Frozen

Better Late Than Never…

Frozen

Finally saw Frozen—apparently after every child in America and half the adults. Not much needs to be added to the adulation. Songs are great if not a little bubble gum at moments. It’s consistently funny (while not every comic moment hits squarely), and paced nearly perfectly. It’s a treat for the eyes and is probably among the most beautifully rendered of Disney creations.

The voicing of characters is excellent across the board. Kristin Bell and Adele Dazeem, I mean Idina Menzel, are solid. Bell is crystal clear vocally, and as expressive as they come. Menzel has a raised fist in her voice as well as a teardrop, and is ideal for this combination of acting and song. Her voice tends to be breathy and full of vibrato at the ends of her lines, almost as if she is biting them off at the ends. But that is her style, and it works for this character.

The best character is Olaf the snowman, voiced by Josh Gad, who (deservedly) won the Annie Award for Outstanding Achievement in Voice Acting in an Animated Feature Production. It’s a supporting character, but one that adds depth, humor and color to the film. His number “In Summer,” while not the one that little girls are singing all over America, is possibly the highlight of the film.

Just two comments to make that haven’t already been written about in the waves of deserved praise for the film. One is a defect. When Elsa (Menzel) sings “Let it Go” and releases her concerns about how guarded she had to be in the past and how she doesn’t need to, this young woman who has never had any relationship with a young man suddenly loosens her hair (no problem) and starts do a slinky Marilyn Monroe walk, getting quite sexy and wiggling her hips, as if she were momentarily following Miley Cyrus’s example of growing-up-equals-displaying-sexuality. It seemed out of place and was a poor example of what letting go should really mean.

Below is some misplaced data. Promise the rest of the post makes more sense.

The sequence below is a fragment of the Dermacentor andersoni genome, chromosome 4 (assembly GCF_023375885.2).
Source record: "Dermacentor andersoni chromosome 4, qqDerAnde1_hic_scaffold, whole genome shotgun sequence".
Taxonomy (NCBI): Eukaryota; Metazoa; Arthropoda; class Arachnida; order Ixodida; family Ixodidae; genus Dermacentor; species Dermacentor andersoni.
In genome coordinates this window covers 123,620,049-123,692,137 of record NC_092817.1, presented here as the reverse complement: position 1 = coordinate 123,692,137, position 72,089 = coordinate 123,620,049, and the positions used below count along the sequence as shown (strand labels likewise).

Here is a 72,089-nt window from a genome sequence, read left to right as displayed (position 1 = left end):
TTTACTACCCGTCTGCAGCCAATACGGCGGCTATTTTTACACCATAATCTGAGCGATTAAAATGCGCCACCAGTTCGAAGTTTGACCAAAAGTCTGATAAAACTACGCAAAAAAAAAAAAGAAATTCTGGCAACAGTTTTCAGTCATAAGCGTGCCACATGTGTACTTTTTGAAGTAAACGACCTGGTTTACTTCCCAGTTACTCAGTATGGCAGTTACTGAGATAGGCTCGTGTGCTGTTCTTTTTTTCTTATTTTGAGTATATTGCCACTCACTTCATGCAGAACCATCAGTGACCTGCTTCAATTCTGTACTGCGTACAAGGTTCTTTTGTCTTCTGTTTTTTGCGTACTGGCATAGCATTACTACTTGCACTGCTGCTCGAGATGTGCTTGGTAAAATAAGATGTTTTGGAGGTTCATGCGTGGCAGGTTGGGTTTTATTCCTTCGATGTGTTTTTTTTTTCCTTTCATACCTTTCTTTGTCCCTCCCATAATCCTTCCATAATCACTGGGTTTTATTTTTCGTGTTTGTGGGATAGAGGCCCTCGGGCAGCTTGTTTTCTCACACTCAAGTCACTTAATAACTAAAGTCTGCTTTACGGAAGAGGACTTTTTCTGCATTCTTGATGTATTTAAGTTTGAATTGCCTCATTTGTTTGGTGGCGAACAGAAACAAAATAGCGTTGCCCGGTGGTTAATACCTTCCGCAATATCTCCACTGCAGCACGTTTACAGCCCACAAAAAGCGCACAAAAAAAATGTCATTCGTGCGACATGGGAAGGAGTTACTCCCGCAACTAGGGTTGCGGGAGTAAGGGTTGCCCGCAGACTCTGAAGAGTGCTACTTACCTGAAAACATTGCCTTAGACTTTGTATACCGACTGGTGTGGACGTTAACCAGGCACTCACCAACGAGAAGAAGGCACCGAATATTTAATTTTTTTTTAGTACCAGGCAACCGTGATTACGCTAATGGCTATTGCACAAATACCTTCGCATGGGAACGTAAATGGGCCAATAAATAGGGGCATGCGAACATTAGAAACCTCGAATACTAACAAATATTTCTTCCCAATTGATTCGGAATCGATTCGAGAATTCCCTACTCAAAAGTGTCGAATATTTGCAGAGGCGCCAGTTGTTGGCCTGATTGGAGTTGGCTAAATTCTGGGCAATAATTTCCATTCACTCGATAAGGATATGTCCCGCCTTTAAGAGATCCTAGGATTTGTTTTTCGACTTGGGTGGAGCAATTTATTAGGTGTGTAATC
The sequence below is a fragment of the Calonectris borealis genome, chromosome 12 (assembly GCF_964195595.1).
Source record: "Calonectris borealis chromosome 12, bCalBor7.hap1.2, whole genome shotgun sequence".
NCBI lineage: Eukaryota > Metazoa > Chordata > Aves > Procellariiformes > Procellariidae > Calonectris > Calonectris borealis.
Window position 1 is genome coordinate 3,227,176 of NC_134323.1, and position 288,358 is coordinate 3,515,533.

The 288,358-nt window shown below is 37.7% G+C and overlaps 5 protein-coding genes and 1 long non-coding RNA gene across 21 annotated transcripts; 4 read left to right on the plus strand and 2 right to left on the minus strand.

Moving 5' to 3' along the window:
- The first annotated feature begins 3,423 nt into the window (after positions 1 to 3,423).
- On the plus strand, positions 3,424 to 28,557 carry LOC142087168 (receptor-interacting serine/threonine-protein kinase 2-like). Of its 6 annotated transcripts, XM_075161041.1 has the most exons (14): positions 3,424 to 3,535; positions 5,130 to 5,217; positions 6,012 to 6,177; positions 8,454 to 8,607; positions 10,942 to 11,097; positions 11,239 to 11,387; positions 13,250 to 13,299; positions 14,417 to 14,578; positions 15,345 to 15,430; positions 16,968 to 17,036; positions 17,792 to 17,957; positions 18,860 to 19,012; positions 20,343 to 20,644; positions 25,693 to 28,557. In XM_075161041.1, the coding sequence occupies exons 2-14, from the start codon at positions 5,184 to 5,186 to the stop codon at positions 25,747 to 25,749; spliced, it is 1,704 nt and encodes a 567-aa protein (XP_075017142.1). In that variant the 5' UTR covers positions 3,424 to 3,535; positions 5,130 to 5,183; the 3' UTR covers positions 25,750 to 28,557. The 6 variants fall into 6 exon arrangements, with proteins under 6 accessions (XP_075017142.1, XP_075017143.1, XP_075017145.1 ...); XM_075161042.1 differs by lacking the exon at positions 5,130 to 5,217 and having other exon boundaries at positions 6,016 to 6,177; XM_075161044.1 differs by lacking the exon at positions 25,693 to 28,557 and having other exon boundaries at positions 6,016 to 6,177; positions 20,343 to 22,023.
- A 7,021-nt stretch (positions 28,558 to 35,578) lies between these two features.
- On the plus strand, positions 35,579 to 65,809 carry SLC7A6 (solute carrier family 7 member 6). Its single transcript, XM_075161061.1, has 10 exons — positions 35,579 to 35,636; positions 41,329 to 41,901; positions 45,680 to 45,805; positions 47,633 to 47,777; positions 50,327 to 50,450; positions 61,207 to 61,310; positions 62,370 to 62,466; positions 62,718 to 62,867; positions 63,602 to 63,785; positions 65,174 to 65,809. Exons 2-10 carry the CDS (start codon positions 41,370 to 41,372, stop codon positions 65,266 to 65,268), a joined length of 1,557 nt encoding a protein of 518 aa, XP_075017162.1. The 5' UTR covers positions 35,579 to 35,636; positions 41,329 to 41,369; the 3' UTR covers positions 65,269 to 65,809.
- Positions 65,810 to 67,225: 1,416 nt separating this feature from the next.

This misstep was more than balanced, however, by the best theme in the film, and that is the foolishness of finding true love on the day you meet someone. When Anna (Bell) spends one day with Hans (Santino Fontana)—in the hothouse environment of a party, no less—they sing a classic Disney duet and decide they are perfect for one another and should get married. Happily for common sense and the film, Elsa—albeit in a bad mood—forbids it. When Anna goes off to find Elsa later, the film does a blessed about-face. Kristof (Jonathan Groff) keeps questioning her decision to marry a guy she just met—in a conversation that he keeps steering back to her crazy decision. It’s funny and a great breath of fresh air. The rest of the film undoes the fantasy of the duet, and shows the silliness of thinking that true love can be discovered in a one-day experience, no matter how perfect for one another they first appeared. Far more than the joy in Frozen, and one that will be balancing the romantic folly of earlier Disney films for years to come.

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About Mark DuPré

Full-time (associate) pastor at a Christian church. Part-time film professor at Rochester Institute of Technology. Husband for 40 years to the lovely and talented Diane. Father to three children and father-in-law to three more amazing people. I preach, teach, counsel, write and plan in my real job. I teach a subject I love at RIT in my "other job," which is a lot of fun most of the time.... I play piano for our local college choir, and sing and play at church occasionally. I also have a film-related website at www.film-prof.com.
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